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Discussion Starter · #1 ·
Hello,

I have just added some granite boulders to my aquarium and was wondering if the setup is sufficient. I plan on stocking peaceful mbuna like yellow tail acei, rusties, yellow labs, and pearl zebras. Can I get away with this amount of rocks in my aquarium with these peaceful mbuna? I would prefer not to stack more than half of my aquarium full of rocks because I'm worried about cleaning/maintenance and the safety of the tank. If more rocks is necessary, how much more and how should I stack them? How much sand should I leave open? Will the fake plant provide good cover or will a stack of rocks be more beneficial? Below is a pic of my tank. Any advice would be appreciated.

 

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Pearl zebras are not peaceful and rusties may not be as peaceful as advertised. I would leave patches of sand open for the males to claim, and fill the rest with rocks. A stack of rocks is always more beneficial than plants. You could replace the large boulder with several fist sized rocks to add nooks and crannies.
 

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Discussion Starter · #3 ·
Thanks for the heads up on the zebras. Do you know of any peaceful cichlids that have similar light colors? I was thinking socolofi snow white but was wondering if there are any others that could work.

I will work on getting some more rocks in the aquarium and post an updated pic. Thanks for the suggestions
 

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Generally speaking, labs are the most peaceful and acei the second most peaceful. After that you move into the more medium aggression mbuna. You would want the extra rocks even with a tank full of yellow labs.

The rusties and pearl zebras will work in a 90G with labs and acei.
 

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It's better but the problem with using only large rocks is that there are less nooks and crannies. You don't need one cave/fish. You need a dozen patches on the substrate surrounded by rock for the males and several dozen nooks and crannies for the females to hide in, lurk under or behind or swim through in order to evade male chases.

You don't have to do it all at once...see how the fish like this and you can swap out rocks as required. I like to build the rock piles on a table outside the tank and stare at it for a couple of days after I have it like I like it.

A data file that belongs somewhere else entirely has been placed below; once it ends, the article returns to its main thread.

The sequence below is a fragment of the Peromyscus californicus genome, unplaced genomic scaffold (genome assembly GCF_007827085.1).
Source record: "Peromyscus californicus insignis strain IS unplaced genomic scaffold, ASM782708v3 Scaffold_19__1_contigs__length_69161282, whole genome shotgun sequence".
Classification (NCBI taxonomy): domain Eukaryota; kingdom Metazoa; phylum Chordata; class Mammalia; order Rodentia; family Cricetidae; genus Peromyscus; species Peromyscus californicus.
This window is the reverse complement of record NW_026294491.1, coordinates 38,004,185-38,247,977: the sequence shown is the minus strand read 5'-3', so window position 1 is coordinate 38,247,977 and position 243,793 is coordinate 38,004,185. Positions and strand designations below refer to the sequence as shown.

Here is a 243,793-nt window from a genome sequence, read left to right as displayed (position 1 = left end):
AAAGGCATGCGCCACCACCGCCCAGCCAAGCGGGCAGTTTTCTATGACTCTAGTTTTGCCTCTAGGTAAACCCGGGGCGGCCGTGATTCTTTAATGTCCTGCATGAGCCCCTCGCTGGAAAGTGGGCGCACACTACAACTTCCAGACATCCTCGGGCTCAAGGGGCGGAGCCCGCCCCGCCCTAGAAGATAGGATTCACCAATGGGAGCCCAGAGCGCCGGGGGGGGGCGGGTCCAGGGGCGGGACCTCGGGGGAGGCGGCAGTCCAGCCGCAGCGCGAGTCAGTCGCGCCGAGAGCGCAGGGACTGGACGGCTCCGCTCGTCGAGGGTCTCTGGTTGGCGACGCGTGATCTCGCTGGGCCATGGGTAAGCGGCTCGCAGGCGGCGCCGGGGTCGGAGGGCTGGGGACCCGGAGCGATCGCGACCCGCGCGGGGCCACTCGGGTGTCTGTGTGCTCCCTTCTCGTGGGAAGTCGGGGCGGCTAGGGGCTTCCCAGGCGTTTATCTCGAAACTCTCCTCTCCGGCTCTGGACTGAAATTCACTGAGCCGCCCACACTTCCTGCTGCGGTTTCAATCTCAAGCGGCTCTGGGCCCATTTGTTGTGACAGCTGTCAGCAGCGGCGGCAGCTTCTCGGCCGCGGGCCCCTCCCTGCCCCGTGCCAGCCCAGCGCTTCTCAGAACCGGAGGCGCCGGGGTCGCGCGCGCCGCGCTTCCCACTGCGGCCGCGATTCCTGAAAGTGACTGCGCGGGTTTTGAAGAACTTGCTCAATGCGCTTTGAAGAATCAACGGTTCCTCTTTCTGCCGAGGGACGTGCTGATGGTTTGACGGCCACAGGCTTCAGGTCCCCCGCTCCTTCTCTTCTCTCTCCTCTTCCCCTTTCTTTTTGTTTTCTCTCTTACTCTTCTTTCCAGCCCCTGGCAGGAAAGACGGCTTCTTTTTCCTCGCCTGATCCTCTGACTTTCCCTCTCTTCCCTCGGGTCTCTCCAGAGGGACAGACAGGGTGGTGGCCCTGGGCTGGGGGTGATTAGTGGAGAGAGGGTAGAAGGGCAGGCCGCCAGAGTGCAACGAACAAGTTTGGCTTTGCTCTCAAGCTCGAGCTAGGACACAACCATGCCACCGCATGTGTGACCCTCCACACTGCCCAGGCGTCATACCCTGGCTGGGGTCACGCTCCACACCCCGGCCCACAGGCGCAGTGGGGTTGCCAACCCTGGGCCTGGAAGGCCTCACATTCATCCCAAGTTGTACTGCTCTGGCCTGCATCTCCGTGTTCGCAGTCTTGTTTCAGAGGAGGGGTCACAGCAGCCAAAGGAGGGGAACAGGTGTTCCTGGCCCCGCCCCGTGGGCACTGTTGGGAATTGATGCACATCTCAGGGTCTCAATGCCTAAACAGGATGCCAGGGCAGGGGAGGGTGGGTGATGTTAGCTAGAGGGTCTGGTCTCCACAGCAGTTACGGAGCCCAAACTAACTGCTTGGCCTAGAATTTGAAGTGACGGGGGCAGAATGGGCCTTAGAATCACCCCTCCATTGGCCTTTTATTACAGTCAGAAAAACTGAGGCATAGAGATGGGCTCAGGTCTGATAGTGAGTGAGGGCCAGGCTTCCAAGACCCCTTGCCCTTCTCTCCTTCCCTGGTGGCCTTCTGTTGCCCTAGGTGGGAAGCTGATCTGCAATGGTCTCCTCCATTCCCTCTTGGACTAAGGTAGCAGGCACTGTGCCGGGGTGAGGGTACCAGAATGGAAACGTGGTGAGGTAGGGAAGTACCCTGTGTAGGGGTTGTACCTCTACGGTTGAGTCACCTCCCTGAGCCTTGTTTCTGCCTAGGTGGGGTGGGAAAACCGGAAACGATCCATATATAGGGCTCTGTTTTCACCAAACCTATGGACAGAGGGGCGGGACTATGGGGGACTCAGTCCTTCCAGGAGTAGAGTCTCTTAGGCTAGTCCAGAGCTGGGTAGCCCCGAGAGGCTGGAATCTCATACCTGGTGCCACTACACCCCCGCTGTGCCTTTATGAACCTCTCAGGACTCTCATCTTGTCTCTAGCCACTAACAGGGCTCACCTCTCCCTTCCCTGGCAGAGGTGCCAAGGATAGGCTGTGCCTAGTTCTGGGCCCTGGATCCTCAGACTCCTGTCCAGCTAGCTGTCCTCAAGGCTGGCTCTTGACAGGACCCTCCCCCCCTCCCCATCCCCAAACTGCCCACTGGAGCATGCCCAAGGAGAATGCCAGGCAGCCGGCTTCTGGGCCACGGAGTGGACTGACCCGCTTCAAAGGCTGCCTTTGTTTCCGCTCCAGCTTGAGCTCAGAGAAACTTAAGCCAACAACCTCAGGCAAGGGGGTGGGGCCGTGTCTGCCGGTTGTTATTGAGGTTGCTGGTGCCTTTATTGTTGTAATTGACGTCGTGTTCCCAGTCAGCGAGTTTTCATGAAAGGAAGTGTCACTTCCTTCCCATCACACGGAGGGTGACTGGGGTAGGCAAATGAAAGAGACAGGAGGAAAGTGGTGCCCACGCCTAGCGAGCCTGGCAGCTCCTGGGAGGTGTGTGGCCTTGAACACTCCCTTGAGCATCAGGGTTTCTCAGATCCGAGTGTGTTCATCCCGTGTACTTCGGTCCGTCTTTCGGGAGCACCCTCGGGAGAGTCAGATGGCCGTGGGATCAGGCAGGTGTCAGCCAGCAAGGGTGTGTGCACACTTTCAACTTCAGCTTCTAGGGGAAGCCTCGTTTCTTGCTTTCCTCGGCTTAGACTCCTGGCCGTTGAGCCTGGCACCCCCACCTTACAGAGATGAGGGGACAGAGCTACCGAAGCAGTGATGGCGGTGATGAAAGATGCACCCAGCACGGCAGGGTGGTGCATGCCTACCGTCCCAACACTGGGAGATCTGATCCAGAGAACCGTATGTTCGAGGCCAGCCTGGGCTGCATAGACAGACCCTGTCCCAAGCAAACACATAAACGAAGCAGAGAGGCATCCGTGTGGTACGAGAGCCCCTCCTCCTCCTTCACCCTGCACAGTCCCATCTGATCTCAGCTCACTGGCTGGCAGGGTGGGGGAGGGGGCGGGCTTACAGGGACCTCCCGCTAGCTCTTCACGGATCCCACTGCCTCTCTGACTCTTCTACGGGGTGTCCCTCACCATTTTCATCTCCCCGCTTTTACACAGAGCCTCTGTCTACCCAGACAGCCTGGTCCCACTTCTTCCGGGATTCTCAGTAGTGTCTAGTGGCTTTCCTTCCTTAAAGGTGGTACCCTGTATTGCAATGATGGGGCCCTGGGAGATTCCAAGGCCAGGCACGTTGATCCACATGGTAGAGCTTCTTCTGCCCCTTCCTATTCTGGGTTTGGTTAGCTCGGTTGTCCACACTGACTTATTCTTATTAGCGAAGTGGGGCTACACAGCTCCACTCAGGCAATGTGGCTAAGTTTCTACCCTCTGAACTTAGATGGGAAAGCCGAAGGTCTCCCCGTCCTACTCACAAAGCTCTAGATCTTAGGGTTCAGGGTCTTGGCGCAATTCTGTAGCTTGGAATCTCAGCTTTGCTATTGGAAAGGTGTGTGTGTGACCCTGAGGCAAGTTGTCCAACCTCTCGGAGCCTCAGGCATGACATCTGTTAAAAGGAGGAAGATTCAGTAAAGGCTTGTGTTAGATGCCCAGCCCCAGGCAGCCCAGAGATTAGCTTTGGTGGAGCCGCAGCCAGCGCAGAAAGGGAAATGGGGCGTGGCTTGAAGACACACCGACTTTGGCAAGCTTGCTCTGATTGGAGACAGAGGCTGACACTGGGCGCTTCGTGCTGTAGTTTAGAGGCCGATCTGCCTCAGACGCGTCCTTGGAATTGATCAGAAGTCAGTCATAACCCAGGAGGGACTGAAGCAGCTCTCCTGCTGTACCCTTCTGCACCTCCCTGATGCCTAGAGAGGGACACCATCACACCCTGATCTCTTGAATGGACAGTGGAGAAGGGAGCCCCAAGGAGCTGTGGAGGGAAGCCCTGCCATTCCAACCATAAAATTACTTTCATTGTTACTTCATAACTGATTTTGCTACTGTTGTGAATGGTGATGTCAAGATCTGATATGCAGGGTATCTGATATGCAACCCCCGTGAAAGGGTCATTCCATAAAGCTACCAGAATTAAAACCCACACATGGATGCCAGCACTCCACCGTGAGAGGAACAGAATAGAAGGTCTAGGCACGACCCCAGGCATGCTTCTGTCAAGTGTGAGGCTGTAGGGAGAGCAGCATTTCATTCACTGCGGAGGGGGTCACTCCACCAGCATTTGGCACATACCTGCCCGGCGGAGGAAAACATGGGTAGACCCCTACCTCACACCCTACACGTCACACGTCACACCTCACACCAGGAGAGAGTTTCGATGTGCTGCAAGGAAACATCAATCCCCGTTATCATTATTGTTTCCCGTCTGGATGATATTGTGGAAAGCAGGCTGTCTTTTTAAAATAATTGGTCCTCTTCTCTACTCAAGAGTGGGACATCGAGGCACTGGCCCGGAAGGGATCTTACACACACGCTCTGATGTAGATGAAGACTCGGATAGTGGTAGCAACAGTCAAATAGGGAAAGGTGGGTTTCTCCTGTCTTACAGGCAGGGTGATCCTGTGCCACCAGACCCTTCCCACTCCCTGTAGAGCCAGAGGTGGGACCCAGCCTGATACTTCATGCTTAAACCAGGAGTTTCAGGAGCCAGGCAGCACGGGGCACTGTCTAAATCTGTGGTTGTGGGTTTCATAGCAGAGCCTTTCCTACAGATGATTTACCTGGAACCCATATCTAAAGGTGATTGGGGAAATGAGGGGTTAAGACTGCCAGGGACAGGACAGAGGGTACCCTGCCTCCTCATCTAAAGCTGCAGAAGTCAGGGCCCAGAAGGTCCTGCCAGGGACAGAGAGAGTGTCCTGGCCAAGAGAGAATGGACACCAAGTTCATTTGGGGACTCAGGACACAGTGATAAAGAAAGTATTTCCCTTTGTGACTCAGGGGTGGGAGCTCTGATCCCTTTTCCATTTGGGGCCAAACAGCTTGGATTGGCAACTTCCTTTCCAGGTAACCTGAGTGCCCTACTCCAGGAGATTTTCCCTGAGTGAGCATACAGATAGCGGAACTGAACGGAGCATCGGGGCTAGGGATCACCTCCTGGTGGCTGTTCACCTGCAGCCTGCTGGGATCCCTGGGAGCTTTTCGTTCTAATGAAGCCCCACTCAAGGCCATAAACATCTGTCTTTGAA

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Discussion Starter · #7 ·
Ok thanks I'm probably gonna go with smaller rocks. I want to avoid having to remove the sand and redo the rock work when there is fish in there. What size should the nook and crannies be? I'm thinking smaller rocks could create caves that are too small or difficult for the fish to get in especially when they grow more. Also is it ok if some of the caves connect with each other trough the rocks or should I try to make sure each cave only has one opening?
 

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Avoid constructing caves. Just choose rocks that when jumbled together randomly create cracks between them that a fish can barely squeeze into. They avoid the roomy ones and use the tight ones. The substrate areas are more like cubicles than caves...no roof and no front. Then as you stack the rock piles the females will swim through to lose the male, or lurk behind or under a ledge just to get out of his sight so he forgets he is chasing her.

https://www.cichlid-forum.com/phpBB/vie ... 3&start=15
Sinister kisses has a pic on a post from 2/13/2021 that may help.
 

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Discussion Starter · #9 ·
Ok I just set up a new rockscape. What do you think? I tried to have two peaks but I'm not sure it is necessary. Would it be better if I made it one uniform height rock pile?
 

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That looks great. Having the valley in the rocks helps if you have to net a fish...you can remove just those rocks and add a divider. Shoo the fish to that end and net them easily.
 

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Looking good!
Not sure why more people don't use taller, and larger pieces of rock. Thinner rock pieces in cross-section shape, don't weigh as much as those big landscape boulders do at comparable sizes...
I used landscaping rocks and Mountain Lace Rock together with each other, when I used to have African Mbuna.



That is a 150 gallon African Mbuna tank. There are some landscaping rocks around the bottom of the rock pile, with some really big pieces of Mountain Lace Rock extending all the way to the surface of the aquarium (back wall is DIY 3D).

The tall pieces of Mountain Lace broke up visual 'sight lines' while the piled up Landscape Rock around the bottom, provided a lot of places for everyone to hide and tuck down into if needed. African Mbuna (and most Cichlids) tend to head straight down anyway when startled or chased.
 
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